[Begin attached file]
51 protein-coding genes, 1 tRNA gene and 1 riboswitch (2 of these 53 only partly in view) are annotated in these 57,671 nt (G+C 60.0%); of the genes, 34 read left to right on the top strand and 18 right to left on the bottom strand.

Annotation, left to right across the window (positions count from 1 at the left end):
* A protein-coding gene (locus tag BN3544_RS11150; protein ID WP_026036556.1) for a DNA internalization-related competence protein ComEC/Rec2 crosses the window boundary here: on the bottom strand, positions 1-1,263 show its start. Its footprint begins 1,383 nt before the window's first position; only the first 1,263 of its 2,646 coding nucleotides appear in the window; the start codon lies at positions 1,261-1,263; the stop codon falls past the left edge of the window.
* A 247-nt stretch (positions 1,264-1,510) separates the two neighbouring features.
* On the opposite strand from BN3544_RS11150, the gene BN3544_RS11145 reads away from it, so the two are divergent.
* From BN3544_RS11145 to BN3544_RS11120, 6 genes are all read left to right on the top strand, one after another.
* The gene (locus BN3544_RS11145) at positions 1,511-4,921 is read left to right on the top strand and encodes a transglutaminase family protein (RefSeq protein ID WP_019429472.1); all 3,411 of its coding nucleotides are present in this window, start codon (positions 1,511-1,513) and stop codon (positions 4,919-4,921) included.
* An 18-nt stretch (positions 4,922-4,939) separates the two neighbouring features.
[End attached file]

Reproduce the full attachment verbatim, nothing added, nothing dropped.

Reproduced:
51 protein-coding genes, 1 tRNA gene and 1 riboswitch (2 of these 53 only partly in view) are annotated in these 57,671 nt (G+C 60.0%); of the genes, 34 read left to right on the top strand and 18 right to left on the bottom strand.

Annotation, left to right across the window (positions count from 1 at the left end):
* A protein-coding gene (locus tag BN3544_RS11150; protein ID WP_026036556.1) for a DNA internalization-related competence protein ComEC/Rec2 crosses the window boundary here: on the bottom strand, positions 1-1,263 show its start. Its footprint begins 1,383 nt before the window's first position; only the first 1,263 of its 2,646 coding nucleotides appear in the window; the start codon lies at positions 1,261-1,263; the stop codon falls past the left edge of the window.
* A 247-nt stretch (positions 1,264-1,510) separates the two neighbouring features.
* On the opposite strand from BN3544_RS11150, the gene BN3544_RS11145 reads away from it, so the two are divergent.
* From BN3544_RS11145 to BN3544_RS11120, 6 genes are all read left to right on the top strand, one after another.
* The gene (locus BN3544_RS11145) at positions 1,511-4,921 is read left to right on the top strand and encodes a transglutaminase family protein (RefSeq protein ID WP_019429472.1); all 3,411 of its coding nucleotides are present in this window, start codon (positions 1,511-1,513) and stop codon (positions 4,919-4,921) included.
* An 18-nt stretch (positions 4,922-4,939) separates the two neighbouring features.